These 5 Hb variants accounted for 83% of the tested DBS samples. In most cases, their location in the country was nonuniform but clustered geographically (Figure 4). For example, Hb P-Nilotic was found primarily in the northern districts of Uganda, whereas Hb Kenya and Hb O-Arab were primarily observed in the eastern districts. In contrast, Hb Stanleyville II and Hb G-Pest were identified throughout the country. In the West Nile region, which had the highest prevalence of Hb variants, Hb Stanleyville II and Hb P-Nilotic were the most predominant, accounting for 86% of variants in this region.
Additional DBS samples that contained potential Hb variants were investigated, but specific mutations could not be identified (Figure 2). There were 16 samples incorrectly labeled as variant, including 11 that were confirmed as sickle cell trait, 3 as homozygous SS disease, and 5 with a band reflecting posttranslational modifications of Hb A. Two samples contained Hb S plus a variant and should have been designated as disease. Eleven variants remain unidentified, including several suspected γ-chain variants; however, their identity could not be confirmed because of degraded Hb and DNA. These unidentified variants were dispersed geographically.
After characterizing the most common variants, a diagnostic algorithm was created to aid the recognition and confirmation of Hb variants (Figure 5). This algorithm was designed to incorporate exportable techniques including gap PCR, RFLP, and TaqMan that may be available in a developing molecular laboratory, rather than more advanced techniques used by a clinical hemoglobinopathy laboratory.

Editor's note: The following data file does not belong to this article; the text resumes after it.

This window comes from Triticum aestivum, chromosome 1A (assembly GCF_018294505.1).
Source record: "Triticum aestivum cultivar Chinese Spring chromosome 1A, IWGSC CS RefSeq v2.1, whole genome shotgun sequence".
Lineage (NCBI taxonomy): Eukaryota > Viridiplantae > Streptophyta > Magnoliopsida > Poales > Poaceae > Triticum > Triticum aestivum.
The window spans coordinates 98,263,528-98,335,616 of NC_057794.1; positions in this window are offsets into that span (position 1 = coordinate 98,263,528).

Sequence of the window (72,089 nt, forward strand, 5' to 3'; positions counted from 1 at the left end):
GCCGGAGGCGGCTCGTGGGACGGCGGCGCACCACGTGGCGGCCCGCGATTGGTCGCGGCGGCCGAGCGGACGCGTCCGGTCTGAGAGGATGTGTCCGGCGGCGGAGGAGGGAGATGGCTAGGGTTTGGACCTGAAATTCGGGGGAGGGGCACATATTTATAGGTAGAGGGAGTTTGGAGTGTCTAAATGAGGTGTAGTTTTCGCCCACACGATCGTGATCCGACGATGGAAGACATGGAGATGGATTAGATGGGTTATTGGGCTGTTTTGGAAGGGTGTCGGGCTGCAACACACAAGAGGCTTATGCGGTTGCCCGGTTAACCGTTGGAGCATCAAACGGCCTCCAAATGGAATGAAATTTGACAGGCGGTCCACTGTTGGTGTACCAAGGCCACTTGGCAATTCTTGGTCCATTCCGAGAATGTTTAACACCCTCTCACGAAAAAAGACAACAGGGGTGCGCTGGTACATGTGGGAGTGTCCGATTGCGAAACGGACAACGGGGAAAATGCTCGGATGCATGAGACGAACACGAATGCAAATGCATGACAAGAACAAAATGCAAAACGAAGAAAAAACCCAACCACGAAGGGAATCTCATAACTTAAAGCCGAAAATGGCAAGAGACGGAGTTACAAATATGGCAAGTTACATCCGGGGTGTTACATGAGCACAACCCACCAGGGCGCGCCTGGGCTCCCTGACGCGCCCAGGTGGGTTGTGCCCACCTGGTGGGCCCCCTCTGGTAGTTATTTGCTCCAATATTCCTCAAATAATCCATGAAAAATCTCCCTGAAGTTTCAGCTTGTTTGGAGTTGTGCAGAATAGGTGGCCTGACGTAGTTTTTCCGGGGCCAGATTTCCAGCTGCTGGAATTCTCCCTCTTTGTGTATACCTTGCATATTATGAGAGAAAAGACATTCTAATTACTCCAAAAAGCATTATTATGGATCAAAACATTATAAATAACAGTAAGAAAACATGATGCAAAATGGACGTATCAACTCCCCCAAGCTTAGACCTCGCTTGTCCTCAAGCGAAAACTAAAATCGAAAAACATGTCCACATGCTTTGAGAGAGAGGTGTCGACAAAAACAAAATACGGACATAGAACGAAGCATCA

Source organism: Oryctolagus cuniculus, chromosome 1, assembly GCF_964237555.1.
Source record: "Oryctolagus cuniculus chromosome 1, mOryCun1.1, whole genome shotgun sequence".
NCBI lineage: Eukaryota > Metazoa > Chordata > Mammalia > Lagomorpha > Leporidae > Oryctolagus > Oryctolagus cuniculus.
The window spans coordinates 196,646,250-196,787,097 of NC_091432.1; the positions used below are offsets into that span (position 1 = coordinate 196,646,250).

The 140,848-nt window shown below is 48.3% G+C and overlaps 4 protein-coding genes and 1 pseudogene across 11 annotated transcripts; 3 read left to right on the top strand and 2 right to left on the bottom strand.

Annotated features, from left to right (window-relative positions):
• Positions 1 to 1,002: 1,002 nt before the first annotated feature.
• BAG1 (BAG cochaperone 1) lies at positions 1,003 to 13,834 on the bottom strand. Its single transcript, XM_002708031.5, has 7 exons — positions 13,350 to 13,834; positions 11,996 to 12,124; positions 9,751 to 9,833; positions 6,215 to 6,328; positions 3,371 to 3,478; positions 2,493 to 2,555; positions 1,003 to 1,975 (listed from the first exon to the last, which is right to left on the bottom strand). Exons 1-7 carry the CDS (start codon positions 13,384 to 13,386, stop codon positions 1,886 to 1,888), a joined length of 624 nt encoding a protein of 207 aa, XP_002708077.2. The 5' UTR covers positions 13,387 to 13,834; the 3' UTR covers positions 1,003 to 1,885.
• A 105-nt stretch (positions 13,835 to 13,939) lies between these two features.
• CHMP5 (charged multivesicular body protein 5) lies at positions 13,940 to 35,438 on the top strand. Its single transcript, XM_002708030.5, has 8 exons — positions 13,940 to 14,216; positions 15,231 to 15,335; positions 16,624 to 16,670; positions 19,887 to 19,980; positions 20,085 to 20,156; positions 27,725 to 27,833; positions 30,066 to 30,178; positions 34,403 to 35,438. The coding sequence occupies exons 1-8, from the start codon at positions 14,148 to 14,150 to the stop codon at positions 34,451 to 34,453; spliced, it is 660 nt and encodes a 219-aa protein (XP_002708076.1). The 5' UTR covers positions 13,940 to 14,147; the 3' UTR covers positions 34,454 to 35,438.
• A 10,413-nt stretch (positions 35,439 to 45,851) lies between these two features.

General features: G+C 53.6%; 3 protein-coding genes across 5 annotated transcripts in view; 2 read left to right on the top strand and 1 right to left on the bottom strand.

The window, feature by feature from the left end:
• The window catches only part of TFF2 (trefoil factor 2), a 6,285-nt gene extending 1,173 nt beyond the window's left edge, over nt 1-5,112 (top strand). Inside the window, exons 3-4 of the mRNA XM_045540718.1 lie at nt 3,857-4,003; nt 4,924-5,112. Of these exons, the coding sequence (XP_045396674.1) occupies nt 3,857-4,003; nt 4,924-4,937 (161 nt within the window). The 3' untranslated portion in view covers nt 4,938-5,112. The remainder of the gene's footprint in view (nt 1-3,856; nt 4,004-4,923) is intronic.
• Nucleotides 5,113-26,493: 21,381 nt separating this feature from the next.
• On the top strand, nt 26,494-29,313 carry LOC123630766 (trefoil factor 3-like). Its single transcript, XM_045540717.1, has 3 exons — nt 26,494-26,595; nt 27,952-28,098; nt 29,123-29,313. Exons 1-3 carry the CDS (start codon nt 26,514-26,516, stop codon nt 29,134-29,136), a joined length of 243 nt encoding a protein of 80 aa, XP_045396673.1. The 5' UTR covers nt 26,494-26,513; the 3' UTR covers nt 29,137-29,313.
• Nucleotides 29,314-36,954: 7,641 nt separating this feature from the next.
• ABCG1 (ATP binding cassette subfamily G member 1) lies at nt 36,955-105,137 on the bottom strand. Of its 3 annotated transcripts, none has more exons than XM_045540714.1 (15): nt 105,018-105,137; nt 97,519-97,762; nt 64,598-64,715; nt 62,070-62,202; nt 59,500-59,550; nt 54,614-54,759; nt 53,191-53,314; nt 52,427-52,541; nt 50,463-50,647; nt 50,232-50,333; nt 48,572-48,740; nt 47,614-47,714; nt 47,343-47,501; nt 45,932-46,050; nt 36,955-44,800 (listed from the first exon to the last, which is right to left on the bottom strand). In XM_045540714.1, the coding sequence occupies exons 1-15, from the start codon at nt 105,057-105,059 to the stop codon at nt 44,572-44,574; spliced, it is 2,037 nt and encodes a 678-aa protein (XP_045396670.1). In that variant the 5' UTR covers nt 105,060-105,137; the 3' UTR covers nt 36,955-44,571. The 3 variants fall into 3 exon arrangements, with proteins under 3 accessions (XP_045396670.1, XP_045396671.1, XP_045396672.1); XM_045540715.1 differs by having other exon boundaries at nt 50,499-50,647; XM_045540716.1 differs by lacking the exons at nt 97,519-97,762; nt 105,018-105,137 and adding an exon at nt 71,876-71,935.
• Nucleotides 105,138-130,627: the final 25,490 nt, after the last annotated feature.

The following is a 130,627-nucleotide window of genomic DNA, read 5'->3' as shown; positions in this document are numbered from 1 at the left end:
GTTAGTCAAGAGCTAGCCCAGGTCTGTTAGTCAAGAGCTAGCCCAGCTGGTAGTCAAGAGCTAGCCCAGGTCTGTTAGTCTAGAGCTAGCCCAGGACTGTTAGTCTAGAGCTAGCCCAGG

With increasing awareness of the contribution of SCD to infant and under-5 mortality rates, hemoglobinopathy screening pilot programs have now been initiated in several African countries, with the primary goal of identifying affected children for early intervention. Programs in Burkina Faso, Benin, Liberia, Angola, Democratic Republic of Congo, and Uganda have used IEF as the primary method of detecting pathological Hb variants, especially Hb S and Hb C. Variant Hb variants are inevitably identified during screening, although there have been no studies published regarding the types and frequency of these non-sickle Hb variants.2,5-8 In a prospective newborn screening cohort in Luanda, Angola, variant Hb variants (not including Hb C) were detected in 0.07% of samples, although specific variants were not elucidated.2 A screening program in the Democratic Republic of Congo included 31 204 infants but did not report any variants by IEF.8 Variants appear similarly rare in West Africa, with variants detected in 3/2341 screened individuals in Burkina Faso (1 Hb O, 1 Hb E, 1 other variant),5 and 5/2785 screened individuals in Liberia (all suspected but unproven α-chain variants).7 A retrospective review of Hb electrophoresis performed on 27 530 individuals in Togo between 1996 and 2010 identified 20 variants (10 Hb K-Woolwich, 7 Hb Korle-Bu, 1 Hb J-Lome, 1 Hb Lepore, 1 Hb G-Philadelphia).9 Other studies have also reported a small number of Hb variants.10-12